Canada is taking the first step toward negotiating a free-trade deal with Japan, the world's third-largest economy and one of the most reluctant to enter formal trading arrangements.

The two countries have agreed to launch a joint study on the feasibility of establishing an economic partnership, Trade Minister Peter Van Loan announced Wednesday.

"Japan has historically been quite closed to the possibility of trade agreements with others and we had been pressing them for some time," Van Loan said in an interview with CBC News.

With Japan adopting a new policy on economic partnership agreements, Van Loan called it a "real opening to the world in terms of the willingness to consider free-trade agreements and I'm delighted Canada's there as one of the first they are dealing with."

Liberal international trade critic Martha Hall Findlay called news of the exploratory talks a positive development. "Being a free trader, I am encouraged by the fact the two countries are willing at this point to engage in a study," she said. "I think that's great."

Van Loan said the breakthrough occurred last fall when Japan adopted a policy more amenable to trade agreements. Agricultural protectionism will likely be a key stumbling block, he added, "but that being said, we don't grow a lot of rice in Canada."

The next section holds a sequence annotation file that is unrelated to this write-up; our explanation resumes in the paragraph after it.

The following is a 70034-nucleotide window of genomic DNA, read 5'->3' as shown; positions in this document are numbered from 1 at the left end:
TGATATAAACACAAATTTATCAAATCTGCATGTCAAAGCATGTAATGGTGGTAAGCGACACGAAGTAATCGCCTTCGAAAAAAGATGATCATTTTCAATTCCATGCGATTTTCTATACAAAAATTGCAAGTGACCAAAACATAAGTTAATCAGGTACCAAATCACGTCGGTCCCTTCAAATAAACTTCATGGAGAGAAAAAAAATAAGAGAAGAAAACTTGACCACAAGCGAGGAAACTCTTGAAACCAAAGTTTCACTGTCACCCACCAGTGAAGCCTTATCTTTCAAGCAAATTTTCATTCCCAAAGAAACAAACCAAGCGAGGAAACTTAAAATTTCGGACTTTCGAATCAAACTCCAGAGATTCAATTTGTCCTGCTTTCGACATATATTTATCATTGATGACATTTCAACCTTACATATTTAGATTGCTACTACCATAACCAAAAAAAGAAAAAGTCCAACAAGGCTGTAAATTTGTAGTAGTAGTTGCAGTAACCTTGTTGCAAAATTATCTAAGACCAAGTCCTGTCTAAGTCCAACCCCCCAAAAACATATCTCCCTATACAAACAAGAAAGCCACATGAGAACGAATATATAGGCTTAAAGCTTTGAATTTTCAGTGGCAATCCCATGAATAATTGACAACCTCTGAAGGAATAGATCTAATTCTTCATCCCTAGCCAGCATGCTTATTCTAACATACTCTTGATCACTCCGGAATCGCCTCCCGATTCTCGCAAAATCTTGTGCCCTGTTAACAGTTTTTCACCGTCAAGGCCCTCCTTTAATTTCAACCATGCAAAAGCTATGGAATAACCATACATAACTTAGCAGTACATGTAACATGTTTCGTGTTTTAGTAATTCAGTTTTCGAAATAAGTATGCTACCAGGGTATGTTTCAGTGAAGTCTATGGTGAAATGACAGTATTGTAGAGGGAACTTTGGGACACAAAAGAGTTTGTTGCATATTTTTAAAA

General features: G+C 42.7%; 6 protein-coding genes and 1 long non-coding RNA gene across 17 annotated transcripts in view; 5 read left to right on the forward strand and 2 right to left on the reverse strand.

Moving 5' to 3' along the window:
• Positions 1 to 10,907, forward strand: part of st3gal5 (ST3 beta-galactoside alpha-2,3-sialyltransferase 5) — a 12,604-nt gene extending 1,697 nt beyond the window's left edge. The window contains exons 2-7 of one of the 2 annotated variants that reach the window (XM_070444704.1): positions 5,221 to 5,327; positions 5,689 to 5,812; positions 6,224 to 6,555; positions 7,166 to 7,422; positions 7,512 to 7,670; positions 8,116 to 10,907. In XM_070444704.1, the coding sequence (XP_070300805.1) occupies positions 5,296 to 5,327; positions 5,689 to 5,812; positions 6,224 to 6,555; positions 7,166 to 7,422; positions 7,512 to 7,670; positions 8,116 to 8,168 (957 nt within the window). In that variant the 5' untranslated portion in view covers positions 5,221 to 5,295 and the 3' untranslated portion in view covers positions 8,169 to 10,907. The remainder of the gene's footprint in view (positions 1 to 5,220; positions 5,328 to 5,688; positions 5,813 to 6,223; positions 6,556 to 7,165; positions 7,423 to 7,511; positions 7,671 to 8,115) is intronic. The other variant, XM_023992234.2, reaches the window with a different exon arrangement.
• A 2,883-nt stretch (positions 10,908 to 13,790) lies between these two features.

Last year, Canada's exports to Japan totalled about $9.2 billion.

Van Loan said it was too early to say what mutual benefits might be derived from a formal deal, but listed agriculture, natural resources and manufacturing products as three sectors that could gain from reduced barriers.

He also pointed out that Japan is a major investor in Canada's auto manufacturing sector, with many of its vehicles exported to the U.S.

A representative of the corporate world was quick to commend the free trade initiative. "Japan is one of Canada’s largest trading partners and a significant source of foreign investment," said John Manley, president of the Canadian Council of Chief Executives. 

"Our bilateral economic relationship is strong, but it could be much stronger and more diversified," he said.

Canada is also currently involved in trade talks with both the European Union and India.

With files from the CBC's Laura Payton